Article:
By Julijana Capone
WINNIPEG – Winnipeg-bred Joey Landreth (one quarter of the Bros. Landreth) is a self-described heart-on-his-sleeve singer-songwriter, spilling about love and personal tribulations with an honesty that’s effortlessly endearing.
On Whiskey, Landreth’s debut solo record, some heavier blues-rock riffage augments the album’s understated prairie twang. In fact, Landreth says that he wanted to “take a few liberties” in the guitar-playing department.
“There’s a little more of the guitar-player Joe coming out on this record,” says Landreth from Toronto, where he now calls home. “It’s still a very song-centered album, but I definitely wanted to be playing more guitar on this record, and the live show reflects that a little bit more than the record does.”
Of the album’s seven tracks, Landreth’s full-bodied vocals shine as he chronicles his path to sobriety on title track, “Whiskey,” or with road-worn ballad “Still Feel Gone,” about “the pressures and challenges that come with being a traveller” on the ones you love.
The roots artist, best known as the lead vocalist and chief songwriter for the Bros. Landreth, took home a JUNO Award in 2015 for the group’s debut effort, Let it Lie. That album also landed the four-piece a label deal with Slate Creek Records out of Nashville.
With that success came an exhaustive touring schedule and demands that were weighing heavily on the group. As Landreth explains, his solo outing is as much a creative pursuit as it is an attempt to take some of the touring pressure off of the rest of the band.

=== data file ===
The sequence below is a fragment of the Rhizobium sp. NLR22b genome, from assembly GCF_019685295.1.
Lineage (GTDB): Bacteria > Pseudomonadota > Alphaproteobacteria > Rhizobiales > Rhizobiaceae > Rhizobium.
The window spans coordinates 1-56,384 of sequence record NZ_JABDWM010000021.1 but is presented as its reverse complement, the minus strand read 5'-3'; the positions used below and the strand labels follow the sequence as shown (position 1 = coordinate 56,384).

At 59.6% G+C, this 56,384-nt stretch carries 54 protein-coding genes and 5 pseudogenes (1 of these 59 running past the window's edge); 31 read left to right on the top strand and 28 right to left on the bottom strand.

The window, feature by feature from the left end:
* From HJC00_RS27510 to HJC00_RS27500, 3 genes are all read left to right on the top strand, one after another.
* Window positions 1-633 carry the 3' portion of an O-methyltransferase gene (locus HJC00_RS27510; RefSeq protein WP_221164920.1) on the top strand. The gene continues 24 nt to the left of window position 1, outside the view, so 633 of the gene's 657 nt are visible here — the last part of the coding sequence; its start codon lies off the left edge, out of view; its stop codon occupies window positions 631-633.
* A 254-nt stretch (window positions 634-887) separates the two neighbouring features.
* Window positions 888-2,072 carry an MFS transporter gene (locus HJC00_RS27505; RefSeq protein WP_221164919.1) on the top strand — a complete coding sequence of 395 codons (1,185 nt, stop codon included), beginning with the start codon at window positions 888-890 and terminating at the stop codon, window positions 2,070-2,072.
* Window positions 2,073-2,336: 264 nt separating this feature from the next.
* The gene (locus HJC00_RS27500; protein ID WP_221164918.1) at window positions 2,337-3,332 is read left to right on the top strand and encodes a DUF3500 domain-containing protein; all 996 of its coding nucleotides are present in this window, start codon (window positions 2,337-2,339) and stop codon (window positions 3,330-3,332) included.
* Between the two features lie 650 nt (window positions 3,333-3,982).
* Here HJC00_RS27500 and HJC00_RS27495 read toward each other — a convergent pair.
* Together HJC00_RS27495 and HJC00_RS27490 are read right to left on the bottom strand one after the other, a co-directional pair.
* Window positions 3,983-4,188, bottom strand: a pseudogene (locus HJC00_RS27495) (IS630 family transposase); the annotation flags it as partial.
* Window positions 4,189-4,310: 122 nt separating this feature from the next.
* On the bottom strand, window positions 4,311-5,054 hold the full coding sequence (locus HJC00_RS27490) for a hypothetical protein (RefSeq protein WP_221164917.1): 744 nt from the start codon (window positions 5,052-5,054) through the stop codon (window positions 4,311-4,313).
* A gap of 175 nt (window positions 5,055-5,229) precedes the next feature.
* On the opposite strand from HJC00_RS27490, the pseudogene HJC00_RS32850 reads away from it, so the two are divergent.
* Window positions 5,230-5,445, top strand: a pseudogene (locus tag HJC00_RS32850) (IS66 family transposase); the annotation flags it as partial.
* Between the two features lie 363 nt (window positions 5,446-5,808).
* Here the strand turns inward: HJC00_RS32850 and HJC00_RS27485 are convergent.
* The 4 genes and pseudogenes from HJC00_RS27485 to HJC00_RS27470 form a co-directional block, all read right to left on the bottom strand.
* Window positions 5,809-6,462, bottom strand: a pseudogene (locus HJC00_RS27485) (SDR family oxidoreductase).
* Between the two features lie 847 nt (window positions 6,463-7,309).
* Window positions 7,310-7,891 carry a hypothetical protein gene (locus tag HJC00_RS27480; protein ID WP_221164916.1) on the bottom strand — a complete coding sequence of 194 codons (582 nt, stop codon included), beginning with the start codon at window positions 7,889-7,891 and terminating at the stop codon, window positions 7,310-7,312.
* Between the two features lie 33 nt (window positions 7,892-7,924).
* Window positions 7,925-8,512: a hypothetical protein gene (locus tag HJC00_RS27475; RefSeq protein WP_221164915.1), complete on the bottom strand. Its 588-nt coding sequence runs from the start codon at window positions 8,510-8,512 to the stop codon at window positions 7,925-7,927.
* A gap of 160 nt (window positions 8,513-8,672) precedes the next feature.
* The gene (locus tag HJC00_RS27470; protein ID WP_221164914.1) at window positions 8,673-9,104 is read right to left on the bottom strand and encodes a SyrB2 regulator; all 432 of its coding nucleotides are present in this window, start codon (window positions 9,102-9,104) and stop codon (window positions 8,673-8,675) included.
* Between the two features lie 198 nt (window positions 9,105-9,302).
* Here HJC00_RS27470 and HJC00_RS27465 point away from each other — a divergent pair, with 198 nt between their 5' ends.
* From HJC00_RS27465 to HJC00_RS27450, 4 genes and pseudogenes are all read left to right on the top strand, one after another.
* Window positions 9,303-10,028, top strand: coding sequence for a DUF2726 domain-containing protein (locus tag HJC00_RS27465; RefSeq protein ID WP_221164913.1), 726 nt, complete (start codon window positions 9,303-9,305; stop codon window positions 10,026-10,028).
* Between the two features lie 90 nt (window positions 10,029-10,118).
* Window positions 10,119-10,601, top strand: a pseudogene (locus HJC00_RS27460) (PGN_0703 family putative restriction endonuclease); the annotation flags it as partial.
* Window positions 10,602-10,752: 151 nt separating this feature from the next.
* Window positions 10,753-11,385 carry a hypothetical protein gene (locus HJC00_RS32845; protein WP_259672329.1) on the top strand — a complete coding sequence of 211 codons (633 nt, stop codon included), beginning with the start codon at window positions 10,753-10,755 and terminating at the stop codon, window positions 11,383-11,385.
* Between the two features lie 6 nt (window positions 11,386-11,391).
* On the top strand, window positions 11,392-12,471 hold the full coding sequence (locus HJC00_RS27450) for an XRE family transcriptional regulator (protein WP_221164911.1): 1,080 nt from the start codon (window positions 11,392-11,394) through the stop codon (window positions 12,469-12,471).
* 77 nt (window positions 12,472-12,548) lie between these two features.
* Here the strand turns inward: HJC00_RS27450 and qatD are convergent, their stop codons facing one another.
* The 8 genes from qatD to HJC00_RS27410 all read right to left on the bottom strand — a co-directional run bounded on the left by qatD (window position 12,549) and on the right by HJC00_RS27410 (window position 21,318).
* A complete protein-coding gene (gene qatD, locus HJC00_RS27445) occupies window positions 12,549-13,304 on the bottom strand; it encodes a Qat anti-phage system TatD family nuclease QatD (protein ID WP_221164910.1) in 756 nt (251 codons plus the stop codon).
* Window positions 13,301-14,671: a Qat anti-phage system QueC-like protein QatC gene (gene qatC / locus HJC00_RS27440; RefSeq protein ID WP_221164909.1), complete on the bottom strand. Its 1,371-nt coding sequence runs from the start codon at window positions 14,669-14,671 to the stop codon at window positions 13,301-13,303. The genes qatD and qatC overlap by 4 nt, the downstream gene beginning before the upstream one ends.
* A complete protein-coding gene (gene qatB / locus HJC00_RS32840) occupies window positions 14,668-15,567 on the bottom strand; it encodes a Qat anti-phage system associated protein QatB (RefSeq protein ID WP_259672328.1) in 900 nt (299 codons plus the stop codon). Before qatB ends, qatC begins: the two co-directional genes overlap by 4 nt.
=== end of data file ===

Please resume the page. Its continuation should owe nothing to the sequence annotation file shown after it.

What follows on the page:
“Spending the amount of time on the road that we have, it can take its toll in certain ways,” says Landreth. “I’ve been getting that question a lot: ‘Why did you want to go solo?’ To be honest, I didn’t really, but it was kind of necessary for the greater good of the project. Not to say that I’m not having an absolute blast, because I am.”
Though the artist now lives in a different area code, his Winnipeg roots are never too far behind. The album was recorded in his hometown at the famed West End studio, Stereobus Recording, where many Manitoba luminaries have also cut records, like Burton Cummings, Crash Test Dummies, and the universally loveable Fred Penner.
Working with much of the same team as with the Bros. Landreth’s debut, the album doesn’t veer too far from earlier work. Elder Landreth brother and guitarist, David, appears on the album, as do drummer Ryan Voth, and producer Murray Pulver.
Elsewhere, Stereobus studio owner and engineer Paul Yee, who helped Landreth on his first recording when he was 14 years old, also lends his engineering talents. Indeed, this musical endeavour remained an all-Winnipeg affair.
“That’s kind of the thing about Winnipeg for me is that there’s a ton of history,” says Landreth. “It’s where I grew up, where I became a musician, and where I became a songwriter. I think that’s why it was really important for me to record there, too.”
As it stands, the younger Landreth sibling assures fans of the Bros. Landreth that his solo effort isn’t indicative of the band’s demise.
“The Bros. Landreth are alive and well,” he says. “There’s gonna be some shows coming up this year, so if anybody’s worried, don’t be worried.”
Joey Landreth performs on March 9th at the West End Cultural Centre in Winnipeg. For more information on his new solo record, Whiskey, head to joeylandreth.com.Joe Landreth, Manitoba, West End Cultural Centre, Whiskey, Winnipeg